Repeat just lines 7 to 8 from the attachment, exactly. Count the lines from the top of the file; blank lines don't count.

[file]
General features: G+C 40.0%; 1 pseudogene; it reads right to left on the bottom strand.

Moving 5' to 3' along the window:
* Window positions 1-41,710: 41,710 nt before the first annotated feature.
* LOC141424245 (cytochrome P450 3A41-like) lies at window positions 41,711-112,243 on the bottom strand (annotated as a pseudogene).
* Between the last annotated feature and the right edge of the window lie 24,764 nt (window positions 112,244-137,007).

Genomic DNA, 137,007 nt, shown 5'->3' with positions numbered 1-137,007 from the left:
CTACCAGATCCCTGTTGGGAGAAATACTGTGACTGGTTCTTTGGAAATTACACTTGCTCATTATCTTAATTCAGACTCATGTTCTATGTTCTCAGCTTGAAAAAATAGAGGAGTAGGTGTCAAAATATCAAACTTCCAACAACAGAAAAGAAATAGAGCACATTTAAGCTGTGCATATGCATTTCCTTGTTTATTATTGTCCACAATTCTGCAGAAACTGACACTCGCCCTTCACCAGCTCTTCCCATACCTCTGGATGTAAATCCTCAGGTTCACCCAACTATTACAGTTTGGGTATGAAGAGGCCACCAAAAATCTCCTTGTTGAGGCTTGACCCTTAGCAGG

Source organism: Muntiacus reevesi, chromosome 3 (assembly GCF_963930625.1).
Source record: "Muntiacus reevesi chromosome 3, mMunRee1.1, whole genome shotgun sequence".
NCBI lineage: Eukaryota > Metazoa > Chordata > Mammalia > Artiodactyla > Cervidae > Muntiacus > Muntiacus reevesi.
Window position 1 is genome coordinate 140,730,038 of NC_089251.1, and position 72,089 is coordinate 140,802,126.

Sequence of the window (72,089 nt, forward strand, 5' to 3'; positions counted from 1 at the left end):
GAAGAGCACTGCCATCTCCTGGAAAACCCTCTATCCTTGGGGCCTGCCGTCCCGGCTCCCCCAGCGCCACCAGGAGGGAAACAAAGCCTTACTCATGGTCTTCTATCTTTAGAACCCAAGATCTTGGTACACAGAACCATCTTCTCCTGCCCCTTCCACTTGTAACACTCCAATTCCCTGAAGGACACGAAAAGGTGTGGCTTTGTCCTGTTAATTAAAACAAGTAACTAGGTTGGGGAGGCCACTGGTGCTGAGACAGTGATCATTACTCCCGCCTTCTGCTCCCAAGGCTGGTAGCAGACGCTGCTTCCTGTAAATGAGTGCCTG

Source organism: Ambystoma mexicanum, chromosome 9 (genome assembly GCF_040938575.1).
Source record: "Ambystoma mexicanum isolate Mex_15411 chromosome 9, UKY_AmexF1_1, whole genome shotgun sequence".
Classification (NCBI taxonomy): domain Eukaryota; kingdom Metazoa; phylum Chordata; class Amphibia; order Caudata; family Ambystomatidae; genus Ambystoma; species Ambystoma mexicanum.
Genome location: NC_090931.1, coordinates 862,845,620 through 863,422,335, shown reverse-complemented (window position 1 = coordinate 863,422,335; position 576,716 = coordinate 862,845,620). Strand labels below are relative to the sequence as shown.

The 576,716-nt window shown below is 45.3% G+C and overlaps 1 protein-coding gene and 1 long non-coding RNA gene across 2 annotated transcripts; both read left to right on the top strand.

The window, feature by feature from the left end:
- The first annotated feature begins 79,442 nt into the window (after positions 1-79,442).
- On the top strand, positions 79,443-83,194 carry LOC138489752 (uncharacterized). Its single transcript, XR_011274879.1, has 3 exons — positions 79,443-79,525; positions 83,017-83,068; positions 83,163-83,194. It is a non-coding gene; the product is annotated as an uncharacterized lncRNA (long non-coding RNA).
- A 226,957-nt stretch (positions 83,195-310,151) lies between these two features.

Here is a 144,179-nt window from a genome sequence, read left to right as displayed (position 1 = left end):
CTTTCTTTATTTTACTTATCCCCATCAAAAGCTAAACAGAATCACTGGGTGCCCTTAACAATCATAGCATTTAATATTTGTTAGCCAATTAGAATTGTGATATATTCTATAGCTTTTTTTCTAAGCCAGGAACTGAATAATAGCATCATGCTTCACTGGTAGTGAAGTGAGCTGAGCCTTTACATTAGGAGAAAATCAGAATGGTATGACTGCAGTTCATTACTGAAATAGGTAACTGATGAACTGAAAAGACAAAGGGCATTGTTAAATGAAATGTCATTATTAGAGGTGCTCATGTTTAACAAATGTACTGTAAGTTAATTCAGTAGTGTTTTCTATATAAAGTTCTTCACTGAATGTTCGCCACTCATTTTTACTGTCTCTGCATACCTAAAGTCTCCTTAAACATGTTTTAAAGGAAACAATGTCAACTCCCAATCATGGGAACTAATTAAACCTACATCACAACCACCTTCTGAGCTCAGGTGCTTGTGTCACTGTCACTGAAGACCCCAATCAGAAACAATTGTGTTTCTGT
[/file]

CTACCAGATCCCTGTTGGGAGAAATACTGTGACTGGTTCTTTGGAAATTACACTTGCTCATTATCTTAATTCAGACTCATGTTCTATGTTCTCAGCTTGAAAAAATAGAGGAGTAGGTGTCAAAATATCAAACTTCCAACAACAGAAAAGAAATAGAGCACATTTAAGCTGTGCATATGCATTTCCTTGTTTATTATTGTCCACAATTCTGCAGAAACTGACACTCGCCCTTCACCAGCTCTTCCCATACCTCTGGATGTAAATCCTCAGGTTCACCCAACTATTACAGTTTGGGTATGAAGAGGCCACCAAAAATCTCCTTGTTGAGGCTTGACCCTTAGCAGG

Source organism: Muntiacus reevesi, chromosome 3 (assembly GCF_963930625.1).